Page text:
UPDATE 1: (3:50) Now that the eggplants and corn are cooking, I wanted to add that I'm using 3 different kinds of eggplants. I can't resist all those cool and weird-looking varieties at the Farmers Market! This dish will have American eggplant (the familiar purplish-black, "globe" eggplants), a Filipino eggplant (like the one in my hand here), and a Rosa Bianca eggplant.

UPDATE 2: (3:57) I just put a pot of water on the stove, to bring to a boil, and now my oven timer is beeping, so I'd better go check the eggplant and corn.

UPDATE 3: (4:02) The eggplant tastes great! Time to start working with some of the other ingredients: onions, a jar of roasted red peppers, heirloom cherry tomatoes, and capers. I left the corn in the oven, but turned the heat off. I'm also starting to wonder why I thought it would be such a great idea to cook today, when it is super, super hot outside.
UPDATE 4: (4:17) I keep nibbling on the eggplant chunks, and I'm still waiting for the water to boil! I did slice my cherry tomatoes into halves, though. It was about 40 cherry tomatoes - I counted them, just for you. :)

Speaking of nibbling, when we got home from the Farmers Market today, we took a bunch of the black seedless grapes we'd bought, put them in a freezer bag, and stuck them in the freezer. Mike and I just tasted the frozen grapes, and they were so sweet and refreshing. Highly recommended!

UPDATE 5: (4:30) Finally! The water is boiling, so I put in the whole wheat penne pasta. In the meantime, I also sliced up 3/4 of a yellow onion into half rings, and I'm working on caramelizing it (on medium-high heat in 2 tablespoons of olive oil) now.

UPDATE 6: (4:40) OK, the pasta is done, and it's sitting in the colander in the sink. While it was cooking, I remembered the corn (by some miracle), got it out of the oven, and sliced the kernels off into a bowl. I hold the tip of the stalk with my left hand (using an oven mitt), resting the other end of the cob in the bowl. Then I simply cut the corn off with a knife. I'm going to cut a few canned fire-roasted red peppers into strips next.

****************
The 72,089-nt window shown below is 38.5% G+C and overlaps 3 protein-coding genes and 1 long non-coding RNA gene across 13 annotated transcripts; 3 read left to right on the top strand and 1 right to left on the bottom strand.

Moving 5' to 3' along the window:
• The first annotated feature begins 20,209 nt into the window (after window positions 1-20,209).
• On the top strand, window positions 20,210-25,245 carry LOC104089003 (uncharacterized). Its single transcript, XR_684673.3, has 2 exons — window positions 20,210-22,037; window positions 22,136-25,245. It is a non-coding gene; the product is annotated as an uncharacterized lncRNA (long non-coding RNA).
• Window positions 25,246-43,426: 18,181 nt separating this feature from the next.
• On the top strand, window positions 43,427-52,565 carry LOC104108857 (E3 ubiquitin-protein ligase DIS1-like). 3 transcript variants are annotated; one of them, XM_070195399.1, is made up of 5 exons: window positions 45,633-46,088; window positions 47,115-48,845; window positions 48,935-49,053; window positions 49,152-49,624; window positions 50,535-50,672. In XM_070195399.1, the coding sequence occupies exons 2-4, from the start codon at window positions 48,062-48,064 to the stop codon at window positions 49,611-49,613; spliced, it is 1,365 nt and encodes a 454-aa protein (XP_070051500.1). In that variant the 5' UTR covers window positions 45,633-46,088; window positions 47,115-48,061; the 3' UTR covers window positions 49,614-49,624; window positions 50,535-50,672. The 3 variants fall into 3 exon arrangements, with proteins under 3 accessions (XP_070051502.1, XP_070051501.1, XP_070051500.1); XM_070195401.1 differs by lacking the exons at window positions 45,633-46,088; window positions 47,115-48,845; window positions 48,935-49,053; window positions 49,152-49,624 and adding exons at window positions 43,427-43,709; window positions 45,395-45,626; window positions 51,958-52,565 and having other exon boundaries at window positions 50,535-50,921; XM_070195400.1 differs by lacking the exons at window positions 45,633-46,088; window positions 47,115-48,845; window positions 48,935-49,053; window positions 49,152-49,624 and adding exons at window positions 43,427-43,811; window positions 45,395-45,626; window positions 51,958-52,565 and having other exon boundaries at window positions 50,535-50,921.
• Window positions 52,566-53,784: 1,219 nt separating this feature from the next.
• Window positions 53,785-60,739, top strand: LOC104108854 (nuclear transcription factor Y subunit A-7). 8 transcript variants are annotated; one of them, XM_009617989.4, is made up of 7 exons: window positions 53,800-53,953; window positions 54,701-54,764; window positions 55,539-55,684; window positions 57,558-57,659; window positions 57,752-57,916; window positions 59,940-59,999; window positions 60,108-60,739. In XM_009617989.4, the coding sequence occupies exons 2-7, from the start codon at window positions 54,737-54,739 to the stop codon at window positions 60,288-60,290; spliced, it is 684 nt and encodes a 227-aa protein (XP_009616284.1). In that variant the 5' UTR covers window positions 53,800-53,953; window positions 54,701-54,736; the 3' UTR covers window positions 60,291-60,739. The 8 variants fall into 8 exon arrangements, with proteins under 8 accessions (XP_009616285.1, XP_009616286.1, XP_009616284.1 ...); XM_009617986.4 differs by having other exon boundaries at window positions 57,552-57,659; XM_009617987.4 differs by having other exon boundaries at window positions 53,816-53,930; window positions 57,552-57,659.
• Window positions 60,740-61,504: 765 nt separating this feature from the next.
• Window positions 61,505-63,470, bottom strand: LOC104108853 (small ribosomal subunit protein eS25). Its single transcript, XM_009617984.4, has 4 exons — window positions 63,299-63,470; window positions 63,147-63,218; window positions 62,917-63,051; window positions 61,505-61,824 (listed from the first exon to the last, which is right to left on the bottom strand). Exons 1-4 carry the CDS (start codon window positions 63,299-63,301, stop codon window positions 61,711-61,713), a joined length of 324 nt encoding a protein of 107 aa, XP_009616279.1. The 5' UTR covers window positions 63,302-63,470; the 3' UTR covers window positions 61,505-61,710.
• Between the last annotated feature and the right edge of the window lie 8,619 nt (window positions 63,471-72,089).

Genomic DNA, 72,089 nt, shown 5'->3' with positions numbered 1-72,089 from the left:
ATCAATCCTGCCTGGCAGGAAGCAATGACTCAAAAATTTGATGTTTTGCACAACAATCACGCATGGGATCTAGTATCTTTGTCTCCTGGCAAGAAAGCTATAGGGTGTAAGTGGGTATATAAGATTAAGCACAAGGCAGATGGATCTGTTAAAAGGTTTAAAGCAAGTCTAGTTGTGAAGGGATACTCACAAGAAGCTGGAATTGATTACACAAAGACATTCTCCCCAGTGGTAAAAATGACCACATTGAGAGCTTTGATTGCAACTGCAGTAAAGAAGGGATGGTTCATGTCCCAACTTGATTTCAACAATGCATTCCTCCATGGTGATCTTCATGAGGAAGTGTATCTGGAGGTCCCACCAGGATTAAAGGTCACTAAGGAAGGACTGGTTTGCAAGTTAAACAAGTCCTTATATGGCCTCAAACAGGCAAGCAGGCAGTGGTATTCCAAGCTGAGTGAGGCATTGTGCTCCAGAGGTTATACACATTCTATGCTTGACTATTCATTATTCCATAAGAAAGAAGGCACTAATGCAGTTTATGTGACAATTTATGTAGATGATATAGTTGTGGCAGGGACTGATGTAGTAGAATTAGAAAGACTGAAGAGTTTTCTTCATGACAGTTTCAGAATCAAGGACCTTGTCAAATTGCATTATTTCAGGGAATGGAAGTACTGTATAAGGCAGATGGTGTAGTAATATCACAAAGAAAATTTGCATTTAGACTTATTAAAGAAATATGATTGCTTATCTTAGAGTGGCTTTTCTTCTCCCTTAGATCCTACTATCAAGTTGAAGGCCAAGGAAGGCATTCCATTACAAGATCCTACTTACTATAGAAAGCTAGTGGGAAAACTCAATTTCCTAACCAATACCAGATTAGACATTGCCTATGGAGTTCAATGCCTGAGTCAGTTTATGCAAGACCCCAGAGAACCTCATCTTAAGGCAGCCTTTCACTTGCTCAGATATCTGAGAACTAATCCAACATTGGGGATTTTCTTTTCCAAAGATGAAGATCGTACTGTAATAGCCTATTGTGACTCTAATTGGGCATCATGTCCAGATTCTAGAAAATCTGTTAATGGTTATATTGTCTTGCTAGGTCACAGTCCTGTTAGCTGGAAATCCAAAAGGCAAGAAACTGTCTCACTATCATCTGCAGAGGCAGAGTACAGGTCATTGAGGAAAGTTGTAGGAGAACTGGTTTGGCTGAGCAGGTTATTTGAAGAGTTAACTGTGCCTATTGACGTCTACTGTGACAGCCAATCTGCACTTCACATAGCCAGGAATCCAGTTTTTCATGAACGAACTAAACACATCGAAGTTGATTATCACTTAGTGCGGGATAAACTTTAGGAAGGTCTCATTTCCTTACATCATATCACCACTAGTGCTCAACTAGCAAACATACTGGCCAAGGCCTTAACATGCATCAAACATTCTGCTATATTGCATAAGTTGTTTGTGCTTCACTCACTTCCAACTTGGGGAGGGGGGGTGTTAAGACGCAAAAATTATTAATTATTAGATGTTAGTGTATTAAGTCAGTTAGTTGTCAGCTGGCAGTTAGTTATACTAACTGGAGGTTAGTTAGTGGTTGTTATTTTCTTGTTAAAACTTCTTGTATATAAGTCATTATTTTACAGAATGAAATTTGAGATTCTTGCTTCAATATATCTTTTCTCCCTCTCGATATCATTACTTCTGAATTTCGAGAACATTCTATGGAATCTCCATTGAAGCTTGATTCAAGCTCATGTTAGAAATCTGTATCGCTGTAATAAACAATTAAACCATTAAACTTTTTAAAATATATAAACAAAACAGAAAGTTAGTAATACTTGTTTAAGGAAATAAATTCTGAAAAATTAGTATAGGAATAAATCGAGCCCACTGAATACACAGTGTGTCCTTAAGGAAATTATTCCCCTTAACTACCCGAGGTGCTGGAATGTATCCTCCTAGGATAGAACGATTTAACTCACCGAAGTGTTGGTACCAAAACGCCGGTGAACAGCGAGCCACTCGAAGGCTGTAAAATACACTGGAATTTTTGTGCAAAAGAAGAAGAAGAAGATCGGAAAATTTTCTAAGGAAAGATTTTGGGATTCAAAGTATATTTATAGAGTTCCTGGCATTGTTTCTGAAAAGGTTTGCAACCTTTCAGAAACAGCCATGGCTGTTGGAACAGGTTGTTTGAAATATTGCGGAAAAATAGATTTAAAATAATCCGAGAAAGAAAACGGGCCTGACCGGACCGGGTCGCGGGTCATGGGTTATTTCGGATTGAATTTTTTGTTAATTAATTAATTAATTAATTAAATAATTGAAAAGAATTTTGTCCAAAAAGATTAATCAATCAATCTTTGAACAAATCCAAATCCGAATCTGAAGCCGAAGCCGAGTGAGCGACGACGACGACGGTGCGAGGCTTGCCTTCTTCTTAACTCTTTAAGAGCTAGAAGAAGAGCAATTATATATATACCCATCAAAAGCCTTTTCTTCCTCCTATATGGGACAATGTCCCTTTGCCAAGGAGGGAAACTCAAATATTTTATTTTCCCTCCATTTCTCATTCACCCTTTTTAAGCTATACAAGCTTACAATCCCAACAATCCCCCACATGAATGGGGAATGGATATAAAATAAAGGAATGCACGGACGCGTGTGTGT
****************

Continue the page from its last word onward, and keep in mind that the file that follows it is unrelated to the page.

UPDATE 7: (4:44) Still caramelizing, so there's time for this comment/hint. This dish traditionally has a kind of sweet-sour flavor, which most recipes achieve by adding sugar. I'm not going to do that, of course. I'm hoping to get there through the sweetness of caramelized onions, corn, and yellow (along with some red) cherry tomatoes.

UPDATE 8: (4:50) That's enough caramelizing! I just turned down the heat and added the tomatoes and roasted red peppers to the onion pan, along with a clove of minced garlic, a teaspoon of salt, and 3 twists of the pepper grinder.

UPDATE 9: (4:58) I have added the eggplant cubes to the pan now, along with about 3 tablespoons of balsamic vinegar. The tomatoes are cooking down nicely. And I had a know what else is kind of sweet? Tarragon! I don't have any fresh, so I threw in a teaspoon of dried tarragon. And a dash of red chili flakes, because I'm going to use fresh mint leaves later, so this dish will play around with hot-cool and sweet-sour.

UPDATE 10: (5:05) Final additions to the sauce: the corn, 4 teaspoons of capers, and 1/4 cup toasted pine nuts. Funnily enough, it's hard to tell the pine nuts from the corn kernels once they're all mixed in!

UPDATE 11: (5:14) The answer - I'm making eggplant caponata. Sort of! It's going to be a cold pasta salad instead of a spread. The idea occurred to me because A.) it's really hot outside, and B.) eggplant caponata is often served at room temperature or chilled. Now that the caponata sauce is done, I have combined it with the penne noodles in a container, and it's all in the fridge chilling. I'll let you know how it is in a couple of hours!

UPDATE 12: (8:00ish) It was good! The picture below shows the finished dish, garnished with shaved Parmesan and some mint sprigs. It really did have the sweet factor - so much so, that next time, I might skip the tarragon and use some more savory herbs. Still, we liked it because it was so refreshing and summery.

Mucho thanks to Mike for all the pictures he took and uploaded!